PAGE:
It was in highschool when I wanted to play a game called flyff. We had a computer with a VIA chipset which couldn't really handle any 3D. I started to look up on graphics cards and read all about PCs. I didn't end up upgrading that computer though. When I started university I built my first computer with 9600GT.
 
Joined
May 12, 2009
Messages
5,183 (1.37/day)
System Name MacBook Pro
I was an insolent teenage fuckup with a lot of time on my hands, and after dropping out of high school I needed a hobby to occupy myself with. It's hard to imagine how much has changed since I made this account back in 2009. I was 16 and now I'm closer to 30 than 20. Thankfully there's very little I can complain about now given where I've been, where I am, and where I'm headed.
 
Joined
May 30, 2018
Messages
673 (1.41/day)
Location
Cusp Of Mania, FL
System Name humble reentry to pc-building after too many years
Processor Ryzen 5 2600 [4.0GHz @ 1.1v]
Motherboard Asus ROG Strix X370-F
Cooling Dark Rock 4 [CPU] 2x 140mm Corsair ML140's [front intake]
Memory 2x8GB TridentZ RGB [3200Mhz 14-14-14-28-42 @ 1.37vCore/.98vSoc]
Video Card(s) Asus ROG Strix RTX 2060 OC
Storage 970 EVO 500GB nvme, 860 EVO 250GB SATA, Seagate Barracuda 1GB HDD
Display(s) 32" Samsung F395 [1080/60]
Case NZXT S340 Elite
Audio Device(s) Schiit Modi 2 Uber, Sys, Vali 2, Scarlett 2i2 gen2 - LSR 305's, DT-990 Pro's, HD600's
Power Supply Corsair RM650x v2
Mouse iunno whatever cheap crap logitech *clutches Xbox 360 controller security blanket*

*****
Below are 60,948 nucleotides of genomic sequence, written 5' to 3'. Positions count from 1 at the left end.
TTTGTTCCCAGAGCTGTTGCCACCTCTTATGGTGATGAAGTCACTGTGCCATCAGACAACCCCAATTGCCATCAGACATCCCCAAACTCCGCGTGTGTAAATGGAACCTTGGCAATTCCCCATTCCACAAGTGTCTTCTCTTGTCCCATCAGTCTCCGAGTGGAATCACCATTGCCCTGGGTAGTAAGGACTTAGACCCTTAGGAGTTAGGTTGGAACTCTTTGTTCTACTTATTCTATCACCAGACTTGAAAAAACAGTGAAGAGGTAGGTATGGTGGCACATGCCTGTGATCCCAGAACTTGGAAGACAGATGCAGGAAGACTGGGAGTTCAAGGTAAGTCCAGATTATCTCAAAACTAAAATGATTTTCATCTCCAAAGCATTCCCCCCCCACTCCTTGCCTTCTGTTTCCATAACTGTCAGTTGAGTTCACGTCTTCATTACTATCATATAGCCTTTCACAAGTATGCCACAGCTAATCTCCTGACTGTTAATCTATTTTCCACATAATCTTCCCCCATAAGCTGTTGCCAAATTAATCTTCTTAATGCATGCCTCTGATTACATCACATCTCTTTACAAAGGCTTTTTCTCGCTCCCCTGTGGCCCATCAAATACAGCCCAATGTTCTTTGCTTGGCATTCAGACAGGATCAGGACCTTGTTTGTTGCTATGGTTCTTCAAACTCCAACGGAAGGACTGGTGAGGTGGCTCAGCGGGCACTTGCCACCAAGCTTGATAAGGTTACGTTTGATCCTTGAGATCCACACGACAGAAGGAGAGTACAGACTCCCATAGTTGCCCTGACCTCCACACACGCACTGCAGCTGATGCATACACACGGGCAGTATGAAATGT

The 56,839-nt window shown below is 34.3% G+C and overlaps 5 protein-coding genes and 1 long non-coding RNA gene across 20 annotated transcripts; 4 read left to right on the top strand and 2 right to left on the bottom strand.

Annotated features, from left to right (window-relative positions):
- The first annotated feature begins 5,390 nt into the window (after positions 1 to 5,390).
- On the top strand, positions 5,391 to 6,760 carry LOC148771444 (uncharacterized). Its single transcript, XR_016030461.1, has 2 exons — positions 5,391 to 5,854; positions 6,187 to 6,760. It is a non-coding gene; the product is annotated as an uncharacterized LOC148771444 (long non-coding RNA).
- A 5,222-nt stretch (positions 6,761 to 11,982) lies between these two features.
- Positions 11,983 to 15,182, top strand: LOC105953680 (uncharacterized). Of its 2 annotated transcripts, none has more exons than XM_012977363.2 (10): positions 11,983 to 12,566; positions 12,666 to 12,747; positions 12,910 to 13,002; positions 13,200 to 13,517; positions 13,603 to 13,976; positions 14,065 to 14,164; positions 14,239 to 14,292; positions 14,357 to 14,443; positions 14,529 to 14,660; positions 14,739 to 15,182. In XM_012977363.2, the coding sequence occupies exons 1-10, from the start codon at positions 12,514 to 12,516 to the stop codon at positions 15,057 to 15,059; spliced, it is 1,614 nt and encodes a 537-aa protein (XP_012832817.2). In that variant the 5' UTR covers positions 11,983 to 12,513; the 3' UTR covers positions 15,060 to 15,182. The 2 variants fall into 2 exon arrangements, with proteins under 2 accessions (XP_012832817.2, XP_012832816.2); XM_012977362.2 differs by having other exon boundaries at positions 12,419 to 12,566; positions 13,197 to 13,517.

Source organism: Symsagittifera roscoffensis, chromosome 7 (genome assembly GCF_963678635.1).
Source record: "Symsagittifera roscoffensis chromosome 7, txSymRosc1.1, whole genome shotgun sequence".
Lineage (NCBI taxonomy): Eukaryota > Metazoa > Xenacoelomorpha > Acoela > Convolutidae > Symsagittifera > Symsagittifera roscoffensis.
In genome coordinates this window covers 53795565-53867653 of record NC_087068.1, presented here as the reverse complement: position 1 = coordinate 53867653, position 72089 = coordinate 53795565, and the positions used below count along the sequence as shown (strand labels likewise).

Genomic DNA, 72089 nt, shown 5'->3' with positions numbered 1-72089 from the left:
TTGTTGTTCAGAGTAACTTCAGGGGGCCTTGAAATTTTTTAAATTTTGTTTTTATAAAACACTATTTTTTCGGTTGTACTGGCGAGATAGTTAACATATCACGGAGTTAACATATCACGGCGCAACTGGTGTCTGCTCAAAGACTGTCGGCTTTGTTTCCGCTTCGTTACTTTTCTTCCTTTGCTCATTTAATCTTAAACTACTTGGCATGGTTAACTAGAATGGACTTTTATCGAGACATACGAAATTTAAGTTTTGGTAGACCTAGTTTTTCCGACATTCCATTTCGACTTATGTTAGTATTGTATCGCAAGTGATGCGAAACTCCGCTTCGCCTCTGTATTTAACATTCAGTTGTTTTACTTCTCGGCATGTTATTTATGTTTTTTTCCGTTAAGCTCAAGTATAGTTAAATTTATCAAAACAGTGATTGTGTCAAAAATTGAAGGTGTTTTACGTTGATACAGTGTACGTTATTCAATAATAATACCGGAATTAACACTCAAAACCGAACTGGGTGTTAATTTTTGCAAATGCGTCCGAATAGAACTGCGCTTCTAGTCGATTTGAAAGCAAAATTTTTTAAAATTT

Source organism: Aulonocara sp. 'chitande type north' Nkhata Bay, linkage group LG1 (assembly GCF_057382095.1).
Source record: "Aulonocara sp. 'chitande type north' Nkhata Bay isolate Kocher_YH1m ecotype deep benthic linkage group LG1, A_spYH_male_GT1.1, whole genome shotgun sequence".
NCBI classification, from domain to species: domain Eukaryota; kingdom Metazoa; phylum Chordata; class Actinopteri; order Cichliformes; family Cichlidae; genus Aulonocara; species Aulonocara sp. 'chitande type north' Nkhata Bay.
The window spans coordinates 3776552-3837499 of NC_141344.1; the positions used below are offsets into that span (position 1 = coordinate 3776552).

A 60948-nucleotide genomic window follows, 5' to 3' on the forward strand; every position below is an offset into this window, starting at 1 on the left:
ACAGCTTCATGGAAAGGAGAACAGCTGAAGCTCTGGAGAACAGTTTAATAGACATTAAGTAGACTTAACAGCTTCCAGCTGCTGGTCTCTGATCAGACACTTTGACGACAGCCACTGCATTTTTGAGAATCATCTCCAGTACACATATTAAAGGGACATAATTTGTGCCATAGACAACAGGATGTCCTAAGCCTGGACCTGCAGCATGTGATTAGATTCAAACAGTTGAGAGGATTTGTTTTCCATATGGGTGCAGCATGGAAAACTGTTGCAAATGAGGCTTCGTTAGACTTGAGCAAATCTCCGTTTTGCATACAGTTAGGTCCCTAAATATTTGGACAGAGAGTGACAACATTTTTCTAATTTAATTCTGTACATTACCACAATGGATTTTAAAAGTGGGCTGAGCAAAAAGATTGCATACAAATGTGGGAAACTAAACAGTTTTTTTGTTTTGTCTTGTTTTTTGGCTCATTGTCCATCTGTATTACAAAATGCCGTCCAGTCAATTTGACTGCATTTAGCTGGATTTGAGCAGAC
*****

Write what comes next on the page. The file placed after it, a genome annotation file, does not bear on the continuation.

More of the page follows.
Keyboard HyperX Alloy Pro
Software Windows 10 Pro
Benchmark Scores Nothing too impressive, but it serves me well. Good to be fully back in it with a decent build!
I was an insolent teenage fuckup with a lot of time on my hands, and after dropping out of high school I needed a hobby to occupy myself with. It's hard to imagine how much has changed since I made this account back in 2009. I was 16 and now I'm closer to 30 than 20. Thankfully there's very little I can complain about now given where I've been, where I am, and where I'm headed.
Good vibes man! I feel that so much.

Honestly... kinda looking forward to 30. If you've played your cards right, you still have the vigor and ambition of youthfulness at hand. Your body is fully developed and probably as capable as it'll ever be. Your mind is still fresh and hungry, but now it actually houses some wisdom (hopefully.) The only difference between 20 and 30 is that at 30, you've likely acquired the requisite tools for really making something of it all.